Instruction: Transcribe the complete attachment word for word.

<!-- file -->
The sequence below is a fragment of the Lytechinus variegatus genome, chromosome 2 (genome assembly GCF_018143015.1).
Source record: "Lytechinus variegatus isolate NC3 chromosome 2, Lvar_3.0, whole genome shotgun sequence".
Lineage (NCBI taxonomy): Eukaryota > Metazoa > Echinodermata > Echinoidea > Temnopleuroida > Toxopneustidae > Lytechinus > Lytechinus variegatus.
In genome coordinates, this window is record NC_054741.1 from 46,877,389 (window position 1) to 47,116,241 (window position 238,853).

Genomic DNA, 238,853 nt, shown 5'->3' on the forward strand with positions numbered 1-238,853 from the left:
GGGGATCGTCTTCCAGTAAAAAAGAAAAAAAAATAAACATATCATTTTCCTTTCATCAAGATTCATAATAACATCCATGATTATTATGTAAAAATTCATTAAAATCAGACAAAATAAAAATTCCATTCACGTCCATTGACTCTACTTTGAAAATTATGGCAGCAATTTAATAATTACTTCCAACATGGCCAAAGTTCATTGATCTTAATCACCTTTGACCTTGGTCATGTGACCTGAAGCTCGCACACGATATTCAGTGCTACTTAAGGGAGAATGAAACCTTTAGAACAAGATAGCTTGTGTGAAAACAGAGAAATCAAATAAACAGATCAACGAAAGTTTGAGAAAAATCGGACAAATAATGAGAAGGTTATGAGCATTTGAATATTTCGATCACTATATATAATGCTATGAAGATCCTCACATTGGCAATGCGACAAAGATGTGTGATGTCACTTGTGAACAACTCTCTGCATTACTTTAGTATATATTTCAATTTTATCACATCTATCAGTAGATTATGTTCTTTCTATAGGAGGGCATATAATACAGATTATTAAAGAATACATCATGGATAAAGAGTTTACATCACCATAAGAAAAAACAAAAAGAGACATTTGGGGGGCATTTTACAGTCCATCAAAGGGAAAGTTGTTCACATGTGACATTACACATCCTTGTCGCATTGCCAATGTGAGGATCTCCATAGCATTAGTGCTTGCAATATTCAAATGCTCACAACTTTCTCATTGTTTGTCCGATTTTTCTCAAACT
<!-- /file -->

The sequence below is a fragment of the Lytechinus variegatus genome, chromosome 2 (genome assembly GCF_018143015.1).
Source record: "Lytechinus variegatus isolate NC3 chromosome 2, Lvar_3.0, whole genome shotgun sequence".
Lineage (NCBI taxonomy): Eukaryota > Metazoa > Echinodermata > Echinoidea > Temnopleuroida > Toxopneustidae > Lytechinus > Lytechinus variegatus.
In genome coordinates, this window is record NC_054741.1 from 46,877,389 (window position 1) to 47,116,241 (window position 238,853).

Genomic DNA, 238,853 nt, shown 5'->3' on the forward strand with positions numbered 1-238,853 from the left:
GGGGATCGTCTTCCAGTAAAAAAGAAAAAAAAATAAACATATCATTTTCCTTTCATCAAGATTCATAATAACATCCATGATTATTATGTAAAAATTCATTAAAATCAGACAAAATAAAAATTCCATTCACGTCCATTGACTCTACTTTGAAAATTATGGCAGCAATTTAATAATTACTTCCAACATGGCCAAAGTTCATTGATCTTAATCACCTTTGACCTTGGTCATGTGACCTGAAGCTCGCACACGATATTCAGTGCTACTTAAGGGAGAATGAAACCTTTAGAACAAGATAGCTTGTGTGAAAACAGAGAAATCAAATAAACAGATCAACGAAAGTTTGAGAAAAATCGGACAAATAATGAGAAGGTTATGAGCATTTGAATATTTCGATCACTATATATAATGCTATGAAGATCCTCACATTGGCAATGCGACAAAGATGTGTGATGTCACTTGTGAACAACTCTCTGCATTACTTTAGTATATATTTCAATTTTATCACATCTATCAGTAGATTATGTTCTTTCTATAGGAGGGCATATAATACAGATTATTAAAGAATACATCATGGATAAAGAGTTTACATCACCATAAGAAAAAACAAAAAGAGACATTTGGGGGGCATTTTACAGTCCATCAAAGGGAAAGTTGTTCACATGTGACATTACACATCCTTGTCGCATTGCCAATGTGAGGATCTCCATAGCATTAGTGCTTGCAATATTCAAATGCTCACAACTTTCTCATTGTTTGTCCGATTTTTCTCAAACT